David Cameron hurried along his election campaign earlier this week by doing something that could safely alienate many of those that had no intention of voting for him whilst annoying almost everyone else: threatening to take the death knell to the messaging services loved by each and every one of us.
During a presentation in the East Midlands, Cameron stated on Monday that should the Conservatives win a second term in government at the General Election in May then he will change the way messaging apps that use end-to-end encryption are allowed to work. This includes the likes of WhatsApp, iMessage, Snapchat and any other app that completely encrypts every message sent over the service.
He is quoted as saying “are we going to allow a means of communications where it simply is not possible to do that?” “That” is listening into mobile communications and Cameron’s answer to that question, on Monday, was an equivocal no.
The real question among the electorate is now, does a vote for Cameron mean a vote against these apps being allowed to work in their current form?
Well the experts, in this case security analysts, reacted with a mix of laughter and…more laughter. One such expert, Graham Cluley, told The Guardian that the Prime Minister is “living in cloud cuckoo land” if he genuinely thinks a new Tory government has any chance of implementing theimpossible idea.
“The National Crime Agency and the people there understand that relationships with people and the companies like Google are important, as they will help you, but passing laws and badmouthing in public is simply not going to work,” Peter Sommer, professor of cybersecurity and digital evidence at de Montfort and the Open Universities added.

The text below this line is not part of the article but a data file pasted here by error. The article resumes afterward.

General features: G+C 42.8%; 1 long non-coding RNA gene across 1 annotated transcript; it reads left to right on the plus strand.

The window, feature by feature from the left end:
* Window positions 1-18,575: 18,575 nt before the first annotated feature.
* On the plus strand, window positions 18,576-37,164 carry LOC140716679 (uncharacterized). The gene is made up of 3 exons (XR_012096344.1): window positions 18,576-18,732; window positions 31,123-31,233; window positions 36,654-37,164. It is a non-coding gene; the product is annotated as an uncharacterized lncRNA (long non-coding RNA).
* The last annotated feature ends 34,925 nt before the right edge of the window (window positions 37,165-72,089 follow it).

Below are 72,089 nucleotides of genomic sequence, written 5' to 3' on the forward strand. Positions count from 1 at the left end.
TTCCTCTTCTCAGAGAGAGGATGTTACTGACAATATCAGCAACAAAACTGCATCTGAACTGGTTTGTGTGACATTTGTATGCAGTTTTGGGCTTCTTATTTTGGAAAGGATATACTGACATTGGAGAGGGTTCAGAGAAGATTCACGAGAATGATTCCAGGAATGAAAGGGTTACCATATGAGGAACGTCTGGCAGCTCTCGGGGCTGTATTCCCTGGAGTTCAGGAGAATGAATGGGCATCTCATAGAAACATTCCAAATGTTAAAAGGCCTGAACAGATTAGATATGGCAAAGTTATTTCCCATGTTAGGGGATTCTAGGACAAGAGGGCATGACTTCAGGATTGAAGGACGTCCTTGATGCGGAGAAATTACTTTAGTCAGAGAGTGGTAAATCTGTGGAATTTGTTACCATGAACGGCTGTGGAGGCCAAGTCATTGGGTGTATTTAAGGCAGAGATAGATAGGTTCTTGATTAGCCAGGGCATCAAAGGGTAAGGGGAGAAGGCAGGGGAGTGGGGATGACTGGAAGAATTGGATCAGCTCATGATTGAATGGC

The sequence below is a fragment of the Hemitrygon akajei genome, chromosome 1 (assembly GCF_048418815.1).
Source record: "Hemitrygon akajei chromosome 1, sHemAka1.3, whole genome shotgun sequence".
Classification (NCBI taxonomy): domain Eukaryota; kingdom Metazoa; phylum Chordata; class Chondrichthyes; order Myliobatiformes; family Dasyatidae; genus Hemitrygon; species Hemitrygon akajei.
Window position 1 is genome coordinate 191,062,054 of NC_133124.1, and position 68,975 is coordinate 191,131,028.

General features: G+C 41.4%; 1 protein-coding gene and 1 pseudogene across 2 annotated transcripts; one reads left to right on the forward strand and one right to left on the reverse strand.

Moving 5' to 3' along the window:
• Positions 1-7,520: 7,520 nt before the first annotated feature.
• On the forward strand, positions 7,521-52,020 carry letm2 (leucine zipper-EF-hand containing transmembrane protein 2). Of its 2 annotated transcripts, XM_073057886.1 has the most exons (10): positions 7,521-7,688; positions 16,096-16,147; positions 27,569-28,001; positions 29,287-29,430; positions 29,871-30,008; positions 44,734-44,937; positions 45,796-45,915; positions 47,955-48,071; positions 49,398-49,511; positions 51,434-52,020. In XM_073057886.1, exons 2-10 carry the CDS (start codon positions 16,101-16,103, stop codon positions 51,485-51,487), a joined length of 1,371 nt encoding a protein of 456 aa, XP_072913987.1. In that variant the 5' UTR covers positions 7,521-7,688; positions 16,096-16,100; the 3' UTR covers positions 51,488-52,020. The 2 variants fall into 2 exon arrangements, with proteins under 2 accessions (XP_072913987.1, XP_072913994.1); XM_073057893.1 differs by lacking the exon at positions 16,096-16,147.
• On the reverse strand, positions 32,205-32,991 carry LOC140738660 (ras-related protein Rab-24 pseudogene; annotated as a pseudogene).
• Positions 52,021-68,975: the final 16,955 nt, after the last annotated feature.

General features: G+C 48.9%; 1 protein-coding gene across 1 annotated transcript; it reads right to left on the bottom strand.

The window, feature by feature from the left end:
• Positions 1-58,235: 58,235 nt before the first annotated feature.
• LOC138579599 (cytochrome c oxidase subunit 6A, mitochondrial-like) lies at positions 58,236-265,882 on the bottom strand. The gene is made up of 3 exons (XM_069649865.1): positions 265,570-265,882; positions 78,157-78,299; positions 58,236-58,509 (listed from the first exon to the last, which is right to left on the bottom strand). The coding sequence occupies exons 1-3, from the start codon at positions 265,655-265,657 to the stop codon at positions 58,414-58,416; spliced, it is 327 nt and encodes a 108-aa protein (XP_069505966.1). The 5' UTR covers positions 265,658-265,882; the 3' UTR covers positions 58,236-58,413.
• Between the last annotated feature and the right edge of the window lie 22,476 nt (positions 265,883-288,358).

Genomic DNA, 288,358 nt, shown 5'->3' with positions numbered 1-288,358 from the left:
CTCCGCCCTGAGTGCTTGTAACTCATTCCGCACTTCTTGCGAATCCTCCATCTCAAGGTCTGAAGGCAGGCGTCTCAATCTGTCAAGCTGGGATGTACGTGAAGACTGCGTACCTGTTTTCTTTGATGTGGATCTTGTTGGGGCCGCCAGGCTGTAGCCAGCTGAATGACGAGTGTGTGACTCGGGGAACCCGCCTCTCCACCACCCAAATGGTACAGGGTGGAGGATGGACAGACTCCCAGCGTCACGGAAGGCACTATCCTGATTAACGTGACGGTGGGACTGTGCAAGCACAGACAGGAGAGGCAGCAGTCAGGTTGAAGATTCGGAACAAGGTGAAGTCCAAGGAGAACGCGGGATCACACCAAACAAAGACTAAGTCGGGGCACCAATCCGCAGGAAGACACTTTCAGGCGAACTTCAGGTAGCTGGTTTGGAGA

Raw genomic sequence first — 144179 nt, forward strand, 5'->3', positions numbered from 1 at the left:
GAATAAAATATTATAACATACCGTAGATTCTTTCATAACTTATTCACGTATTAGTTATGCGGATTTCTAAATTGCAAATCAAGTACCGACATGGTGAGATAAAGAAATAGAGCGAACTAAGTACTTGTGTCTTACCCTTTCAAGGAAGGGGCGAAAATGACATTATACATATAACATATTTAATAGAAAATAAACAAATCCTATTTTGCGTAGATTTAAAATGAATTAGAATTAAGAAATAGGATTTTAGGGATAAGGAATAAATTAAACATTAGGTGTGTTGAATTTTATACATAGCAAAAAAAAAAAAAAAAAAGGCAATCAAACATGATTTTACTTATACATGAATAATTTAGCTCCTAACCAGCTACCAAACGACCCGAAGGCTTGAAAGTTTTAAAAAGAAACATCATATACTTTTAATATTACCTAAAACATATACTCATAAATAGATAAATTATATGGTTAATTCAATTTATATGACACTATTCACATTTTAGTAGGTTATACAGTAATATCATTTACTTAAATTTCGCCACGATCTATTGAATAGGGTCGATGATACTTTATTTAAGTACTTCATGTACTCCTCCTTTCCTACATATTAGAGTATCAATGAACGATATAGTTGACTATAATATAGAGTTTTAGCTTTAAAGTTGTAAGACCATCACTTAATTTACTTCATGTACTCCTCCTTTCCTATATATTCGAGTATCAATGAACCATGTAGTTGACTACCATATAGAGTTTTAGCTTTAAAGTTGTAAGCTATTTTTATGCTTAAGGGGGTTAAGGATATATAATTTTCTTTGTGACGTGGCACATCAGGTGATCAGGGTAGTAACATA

A more realistic option for the government is to work together with technology companies when the apps are being built in order to allow a so-called backdoor for the authorities to look any messages it wants to see. If app publishers then decide not to comply with the rules and continue to tell Cameron’s intelligence pals that they cannot listen in, then maybe the apps would disappear but that is still quite a big if.
So to answer the question of whether Cameron is really going to ban everyone’s favourite messaging apps, then to borrow Cameron’s own earlier sentiments then it’s almost definitely going to be no. Should he get elected once more then there’s one thing for DCam to consider: look at how fast apps go from zero to hero then back to zero again and ponder this… if you open the backdoor to give intelligence access to one app, there will almost definitely be another one waiting in the wings to sweep up the users for itself and give the people what they want.
Author: Jamie Hinks